“Consider the privacy regulations here in Europe. Could I share any behavioral information? They would have to share some identifying information to communicate,” Cagnoni says. “What if I have a limp in my right leg? Could sharing that violate any type of regulations? Most of the banks don’t want to share this information about customers. I don’t see banks sharing behavioral information.”

Booth, however, doubts compliance implications of sharing such authentication data among companies would be a problem because just about all the impacted compliance rules focus on personally identifiable data. “Behavioral analytics in terms of how I move my mouse is an individual-level authentication. That is not data.”

As for trying to access government databases to verify identities or documents, Miller says she is highly skeptical. “Government and data are two words that go horribly together. Government agencies are using very old data through really antiquated systems. Some 25 states today are still on Cobol.”

AI-enabled fake employees another KYC fraud risk

Another problem Cagnoni flags is fake employees. That is where a thief identifies companies that allow fully remote work. “How are individuals vetted? In situations where you wouldn’t have to turn up at the office, you could be maintaining 100 jobs. We don’t currently have a silver bullet for this.” 

That scheme would take advantage of how a lot of enterprises function. The first X weeks would be paperwork and training and other tasks that don’t necessarily produce much that is tangible. Cagnoni suggests that an effective thief could receive money from payroll for many weeks–potentially months–before being discovered, assuming they are ever discovered.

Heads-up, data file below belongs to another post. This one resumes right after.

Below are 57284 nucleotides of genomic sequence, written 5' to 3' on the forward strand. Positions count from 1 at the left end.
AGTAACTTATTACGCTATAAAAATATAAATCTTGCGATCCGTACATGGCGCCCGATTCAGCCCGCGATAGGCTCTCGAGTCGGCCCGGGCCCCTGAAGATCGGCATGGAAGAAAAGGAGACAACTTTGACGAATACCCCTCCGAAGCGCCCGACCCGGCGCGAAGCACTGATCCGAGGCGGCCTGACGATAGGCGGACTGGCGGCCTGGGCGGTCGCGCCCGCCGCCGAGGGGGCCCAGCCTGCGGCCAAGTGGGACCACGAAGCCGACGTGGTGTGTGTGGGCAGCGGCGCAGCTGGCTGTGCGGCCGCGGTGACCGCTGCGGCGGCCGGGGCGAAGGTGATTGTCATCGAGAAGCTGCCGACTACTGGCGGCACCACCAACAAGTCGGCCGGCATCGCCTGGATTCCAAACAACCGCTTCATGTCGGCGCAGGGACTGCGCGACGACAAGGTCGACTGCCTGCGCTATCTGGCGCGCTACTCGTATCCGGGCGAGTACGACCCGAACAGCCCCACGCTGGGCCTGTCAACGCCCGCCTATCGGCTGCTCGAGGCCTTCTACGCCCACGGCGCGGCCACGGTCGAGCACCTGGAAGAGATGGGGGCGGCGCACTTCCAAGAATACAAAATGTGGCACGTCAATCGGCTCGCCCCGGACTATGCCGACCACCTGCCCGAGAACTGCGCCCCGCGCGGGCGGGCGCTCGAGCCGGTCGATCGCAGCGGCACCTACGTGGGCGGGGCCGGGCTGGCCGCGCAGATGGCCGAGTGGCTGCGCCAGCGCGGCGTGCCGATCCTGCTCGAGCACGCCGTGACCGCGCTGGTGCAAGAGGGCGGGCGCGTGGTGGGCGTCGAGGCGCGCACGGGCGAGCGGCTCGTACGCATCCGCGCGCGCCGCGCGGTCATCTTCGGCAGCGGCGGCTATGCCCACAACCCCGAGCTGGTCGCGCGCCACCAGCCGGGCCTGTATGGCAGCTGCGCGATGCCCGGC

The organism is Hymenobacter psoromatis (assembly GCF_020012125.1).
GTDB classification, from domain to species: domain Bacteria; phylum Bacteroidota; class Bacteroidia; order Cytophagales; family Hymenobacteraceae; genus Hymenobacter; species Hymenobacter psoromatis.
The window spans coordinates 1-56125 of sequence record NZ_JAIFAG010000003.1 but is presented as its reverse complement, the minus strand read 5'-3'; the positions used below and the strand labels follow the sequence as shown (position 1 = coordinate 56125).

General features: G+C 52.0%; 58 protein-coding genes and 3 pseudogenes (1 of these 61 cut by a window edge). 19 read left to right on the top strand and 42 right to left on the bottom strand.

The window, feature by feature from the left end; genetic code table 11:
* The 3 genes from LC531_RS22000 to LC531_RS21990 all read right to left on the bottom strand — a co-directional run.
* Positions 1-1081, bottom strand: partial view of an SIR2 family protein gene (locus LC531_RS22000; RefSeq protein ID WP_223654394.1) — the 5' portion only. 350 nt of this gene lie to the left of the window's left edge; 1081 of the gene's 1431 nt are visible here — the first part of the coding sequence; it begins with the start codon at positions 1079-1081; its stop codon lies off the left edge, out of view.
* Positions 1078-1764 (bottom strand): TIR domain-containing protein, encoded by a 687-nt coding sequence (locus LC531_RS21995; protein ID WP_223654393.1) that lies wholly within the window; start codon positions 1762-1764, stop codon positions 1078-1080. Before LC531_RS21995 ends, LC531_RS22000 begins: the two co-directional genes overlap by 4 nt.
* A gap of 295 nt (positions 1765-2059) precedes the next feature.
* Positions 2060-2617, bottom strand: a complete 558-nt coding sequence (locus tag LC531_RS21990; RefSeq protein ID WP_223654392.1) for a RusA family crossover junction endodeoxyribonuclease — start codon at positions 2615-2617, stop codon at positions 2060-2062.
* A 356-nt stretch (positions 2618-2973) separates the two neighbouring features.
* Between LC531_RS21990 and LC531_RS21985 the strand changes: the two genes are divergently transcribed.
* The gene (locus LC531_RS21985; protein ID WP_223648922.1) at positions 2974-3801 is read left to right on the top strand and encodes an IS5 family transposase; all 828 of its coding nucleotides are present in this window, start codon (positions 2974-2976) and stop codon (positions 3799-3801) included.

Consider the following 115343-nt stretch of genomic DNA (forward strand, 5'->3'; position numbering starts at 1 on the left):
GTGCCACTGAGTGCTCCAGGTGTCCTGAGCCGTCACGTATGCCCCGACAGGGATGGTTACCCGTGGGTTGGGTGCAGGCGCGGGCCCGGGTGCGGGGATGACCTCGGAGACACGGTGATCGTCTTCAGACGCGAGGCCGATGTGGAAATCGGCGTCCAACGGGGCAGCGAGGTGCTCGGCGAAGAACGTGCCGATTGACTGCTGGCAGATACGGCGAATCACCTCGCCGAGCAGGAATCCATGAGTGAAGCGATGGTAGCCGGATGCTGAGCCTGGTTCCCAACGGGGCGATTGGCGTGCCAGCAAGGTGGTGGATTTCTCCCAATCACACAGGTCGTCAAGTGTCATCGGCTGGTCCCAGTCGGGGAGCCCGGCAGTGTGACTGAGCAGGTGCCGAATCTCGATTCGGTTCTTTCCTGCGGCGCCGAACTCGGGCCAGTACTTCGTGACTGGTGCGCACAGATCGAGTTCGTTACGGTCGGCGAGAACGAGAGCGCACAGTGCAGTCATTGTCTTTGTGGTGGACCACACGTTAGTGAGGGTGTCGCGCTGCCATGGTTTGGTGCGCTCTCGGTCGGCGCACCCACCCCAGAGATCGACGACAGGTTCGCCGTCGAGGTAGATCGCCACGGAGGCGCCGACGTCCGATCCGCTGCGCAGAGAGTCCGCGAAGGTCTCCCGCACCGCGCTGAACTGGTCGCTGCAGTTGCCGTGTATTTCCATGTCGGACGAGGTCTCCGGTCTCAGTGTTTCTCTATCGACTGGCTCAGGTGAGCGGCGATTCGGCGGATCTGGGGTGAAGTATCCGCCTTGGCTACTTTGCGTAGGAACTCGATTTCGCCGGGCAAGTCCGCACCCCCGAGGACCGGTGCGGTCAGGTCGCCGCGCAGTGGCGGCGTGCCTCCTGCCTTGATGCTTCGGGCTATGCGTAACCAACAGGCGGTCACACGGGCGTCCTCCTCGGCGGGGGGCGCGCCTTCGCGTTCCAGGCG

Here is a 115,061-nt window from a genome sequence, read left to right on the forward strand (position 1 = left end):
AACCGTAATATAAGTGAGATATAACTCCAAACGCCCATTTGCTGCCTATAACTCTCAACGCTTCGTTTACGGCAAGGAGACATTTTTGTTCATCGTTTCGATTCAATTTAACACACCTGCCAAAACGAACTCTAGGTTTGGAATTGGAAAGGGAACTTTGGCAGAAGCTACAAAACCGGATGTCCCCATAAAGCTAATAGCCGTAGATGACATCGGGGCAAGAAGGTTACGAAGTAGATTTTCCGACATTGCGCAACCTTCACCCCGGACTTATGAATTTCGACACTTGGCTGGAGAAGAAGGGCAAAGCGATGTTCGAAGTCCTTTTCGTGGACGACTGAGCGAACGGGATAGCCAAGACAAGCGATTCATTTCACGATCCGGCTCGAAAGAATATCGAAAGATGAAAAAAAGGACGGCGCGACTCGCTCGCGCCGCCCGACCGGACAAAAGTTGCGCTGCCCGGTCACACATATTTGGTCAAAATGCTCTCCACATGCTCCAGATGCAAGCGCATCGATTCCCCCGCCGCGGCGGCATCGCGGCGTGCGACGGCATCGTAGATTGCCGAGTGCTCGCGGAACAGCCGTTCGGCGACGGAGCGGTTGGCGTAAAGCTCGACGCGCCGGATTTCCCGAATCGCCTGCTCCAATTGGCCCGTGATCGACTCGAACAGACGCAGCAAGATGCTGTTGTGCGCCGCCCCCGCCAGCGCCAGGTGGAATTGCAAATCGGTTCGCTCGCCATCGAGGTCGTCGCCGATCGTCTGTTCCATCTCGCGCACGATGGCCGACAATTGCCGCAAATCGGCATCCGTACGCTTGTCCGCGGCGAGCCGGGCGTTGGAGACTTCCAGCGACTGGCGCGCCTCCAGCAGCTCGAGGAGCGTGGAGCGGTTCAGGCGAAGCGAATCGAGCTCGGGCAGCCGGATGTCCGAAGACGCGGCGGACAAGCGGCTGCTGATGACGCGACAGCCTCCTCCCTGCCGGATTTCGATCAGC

Business models don’t incentivize KYC detection

Part of the problem that authentication experts stressed is that many business models today do not meaningfully allow for the time, effort, and investment to do extensive identify verifications. â€œThe authentication systems we have today are a reflection of the incentives we put in place. The incentives right now are to encourage workers to move fast and reduce friction and accept a certain amount of fraud,” Booth says. “As it stands right now, the incentives don’t work for meaningful identity verification.”

Miller agrees with Booth that the structure that businesses use for bonuses and other incentives discourage workers from trying to identify fraudulent behaviors. “There is a human element to it. Businesses put in place perverse incentives when it comes to a diligent KYC process,” she says, adding that management doesn’t want to slow down processes “when people are waiting to close a transaction with a customer.”

Instead, Miller, who had been a principal at Grant Thornton, the audit and assurance firm, suggests that CISOs identify their top financial issues “and tailor your KYC to those highest risk areas. But remember that in almost every arena, generative AI will accelerate fraud. Social engineering and phishing are about to become an order of magnitude more effective [because of generative AI].”

Authentication, Financial Services Industry, Fraud, Generative AI